Taking responsibility for sustainable computing
The computing industry is like a teenager – it’s got to grow up and it’s got to become responsible, claims Bill Hoffman, chairman and CEO of ethical and sustainable computing consortium Responsible Computing.
“That’s what we’re all about, and we believe we can impact from both individual levels, where people can turn off their machine at night, to major corporations, who can follow policies based on what we’re providing as a resource,” he enthuses.
Responsible Computing is a membership consortium that hopes to provide a framework to the industry in order to guide firms to become more responsible, sustainable, inclusive and ethical.
Just a year old, and co-founded by rivals IBM and Dell, the consortium works on guiding firms primarily in sustainability, but also on inclusivity and ethical issues within the tech world.
In 2021, Object Management Group were called in to manage IBM and Dell’s Responsible Computing ‘council’ in which people volunteered. From then on OMG’s COO Hoffman has taken on the organisation on behalf of IBM and Dell – taking the initiative to become a formalised organisation last year.
“It’s starting to gain traction,” he tells TI, “but it’s a slower road than we expected.” Still, Responsible Computing is more passionate than ever and is releasing more objectives, frameworks and advice to help its members become more sustainable.
For example, it’s hoping to provide an alternative measurement of sustainability in businesses to the current one, ESG – in which brands can advertise themselves as “Responsible.”
“It turns out it’s not just the company itself that cares, it’s also the employees,” Hoffman explains. “They want to work for a company that cares,” and the customers and investors want to also work with a company that proves itself as responsible too.
It has also very recently released a dark data white paper, which it hopes can provide a framework to companies on how to handle their stagnate data that is only taking up space in data centres, using up power, and thus affecting the environment.
“There’s no good common practices out there,” with dark data. And “there’s no real use cases out there yet,” on how other companies have managed theirs, he adds.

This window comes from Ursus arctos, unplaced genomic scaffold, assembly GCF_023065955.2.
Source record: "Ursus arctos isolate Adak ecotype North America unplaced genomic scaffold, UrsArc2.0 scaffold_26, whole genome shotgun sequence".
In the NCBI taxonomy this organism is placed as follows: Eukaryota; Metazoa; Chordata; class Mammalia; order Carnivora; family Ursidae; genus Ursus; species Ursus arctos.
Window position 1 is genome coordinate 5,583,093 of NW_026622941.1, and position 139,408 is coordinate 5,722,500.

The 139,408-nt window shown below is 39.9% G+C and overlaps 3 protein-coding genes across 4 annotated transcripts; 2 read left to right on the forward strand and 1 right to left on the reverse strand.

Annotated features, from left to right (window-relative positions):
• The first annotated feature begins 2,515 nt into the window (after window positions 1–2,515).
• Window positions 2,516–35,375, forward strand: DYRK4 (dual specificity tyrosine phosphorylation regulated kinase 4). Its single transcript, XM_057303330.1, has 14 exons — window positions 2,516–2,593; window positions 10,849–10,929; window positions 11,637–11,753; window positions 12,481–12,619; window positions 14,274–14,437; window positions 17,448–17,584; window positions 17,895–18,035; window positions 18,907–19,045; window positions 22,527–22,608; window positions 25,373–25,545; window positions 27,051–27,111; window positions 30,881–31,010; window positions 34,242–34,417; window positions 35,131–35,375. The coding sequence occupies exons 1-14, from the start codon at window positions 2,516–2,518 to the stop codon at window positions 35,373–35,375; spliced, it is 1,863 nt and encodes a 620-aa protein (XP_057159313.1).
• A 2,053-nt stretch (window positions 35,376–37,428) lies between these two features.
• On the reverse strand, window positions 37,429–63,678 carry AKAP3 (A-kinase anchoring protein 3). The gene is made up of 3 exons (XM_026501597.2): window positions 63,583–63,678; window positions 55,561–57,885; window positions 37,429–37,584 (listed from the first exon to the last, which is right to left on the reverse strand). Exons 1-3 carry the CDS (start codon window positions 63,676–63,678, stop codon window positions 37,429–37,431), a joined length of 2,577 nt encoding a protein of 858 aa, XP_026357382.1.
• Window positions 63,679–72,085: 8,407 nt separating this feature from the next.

“All these companies are storing terabytes of data, and it’s not getting smaller, it just continues to grow.”
Within the white paper, Responsible Computing details what dark data is, and how companies can handle it.
For example, it suggests adding a shelf life for data, which can then be updated as and when in order to keep on top of old and expired data. It also recommended labelling data so that companies actually know what data they’re harvesting anyway.
Hoffman admits he is as guilty as everyone else for not looking at how he can help make his workplaces more sustainable.
Companies have been hoarding excessive amounts of data for decades, he adds, but up until the last few years, nobody cared about power consumption, and nobody cared about carbon footprint.
In the white paper, Responsible Computing enthuses that “dark data is often a treasure trove of information related to an organisation, and in the wrong hands can pose serious risks to the organisation.”
“Thus it’s crucial to discover whether there is dark data and then find ways to manage it, unlock its full value, and support the organisation in growing its business.”
Not only will it help organisations with their sustainability goals, but it’s also worth it for keeping data organisations data up-to-date and accurate.
“The first step is making people realise they have a problem,” says Hoffman. “I’m convinced some people don’t see it as a big issue,” and so Responsible Computing simply just wants to make companies more aware.
The issue that Responsible Computing is tackling with dark data, is a great example of what the consortium is about, says Hoffman, but it’s not only just sustainability the consortium hopes to tackle, it’s also inclusivity.
Such as “people with disabilities, how do you get them integrated in the workforce?” questions Michael Linehan, program director of Responsible Computing.
For example, “97% of websites are not suitable for people who are colour blind,” Linehan expands. “Even those small things, and looking at ways you can make tech more ethical.”
Combined, for Responsible Computing, with ethical issues and sustainability, it’s not just about lofty ESG goals, but looking at the small things such as turning your machine off at night, or if a software developer could write better code which would also mean less power consumption.
These things “chip away at the problem,” says Hoffman, “and that’s kind of the fun part is to find the small things,” that can help reach bigger goals.
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